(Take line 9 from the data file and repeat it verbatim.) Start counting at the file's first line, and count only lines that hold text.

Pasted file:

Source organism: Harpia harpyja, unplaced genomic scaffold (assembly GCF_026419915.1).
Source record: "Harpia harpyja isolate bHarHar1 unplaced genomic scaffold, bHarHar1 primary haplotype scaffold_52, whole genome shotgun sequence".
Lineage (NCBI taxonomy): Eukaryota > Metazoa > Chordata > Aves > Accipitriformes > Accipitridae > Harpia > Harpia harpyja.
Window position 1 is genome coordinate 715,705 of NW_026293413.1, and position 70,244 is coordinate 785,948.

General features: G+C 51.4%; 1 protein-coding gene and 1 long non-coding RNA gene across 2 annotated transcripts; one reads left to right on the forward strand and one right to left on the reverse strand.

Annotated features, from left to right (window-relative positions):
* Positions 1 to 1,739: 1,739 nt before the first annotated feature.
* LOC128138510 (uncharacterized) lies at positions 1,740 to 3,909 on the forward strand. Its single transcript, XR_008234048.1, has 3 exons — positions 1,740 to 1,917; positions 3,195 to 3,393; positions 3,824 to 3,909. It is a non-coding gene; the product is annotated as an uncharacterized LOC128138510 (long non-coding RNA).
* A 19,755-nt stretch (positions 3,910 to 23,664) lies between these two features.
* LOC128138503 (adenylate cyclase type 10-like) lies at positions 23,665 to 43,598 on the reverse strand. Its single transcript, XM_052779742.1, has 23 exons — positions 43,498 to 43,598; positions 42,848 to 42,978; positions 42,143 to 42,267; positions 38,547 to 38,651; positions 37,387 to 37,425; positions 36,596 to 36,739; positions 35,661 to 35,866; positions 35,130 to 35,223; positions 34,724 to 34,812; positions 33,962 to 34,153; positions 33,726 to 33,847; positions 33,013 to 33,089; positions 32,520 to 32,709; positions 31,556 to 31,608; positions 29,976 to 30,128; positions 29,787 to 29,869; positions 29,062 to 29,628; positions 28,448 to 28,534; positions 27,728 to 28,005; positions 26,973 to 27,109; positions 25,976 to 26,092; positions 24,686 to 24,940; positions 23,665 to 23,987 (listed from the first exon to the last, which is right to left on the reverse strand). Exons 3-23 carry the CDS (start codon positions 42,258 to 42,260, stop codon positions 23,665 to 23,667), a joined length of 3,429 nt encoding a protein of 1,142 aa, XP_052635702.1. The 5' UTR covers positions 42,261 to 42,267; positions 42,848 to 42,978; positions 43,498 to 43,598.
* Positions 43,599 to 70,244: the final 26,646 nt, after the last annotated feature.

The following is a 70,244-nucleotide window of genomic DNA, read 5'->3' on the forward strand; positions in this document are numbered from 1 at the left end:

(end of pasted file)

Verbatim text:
* A 19,755-nt stretch (positions 3,910 to 23,664) lies between these two features.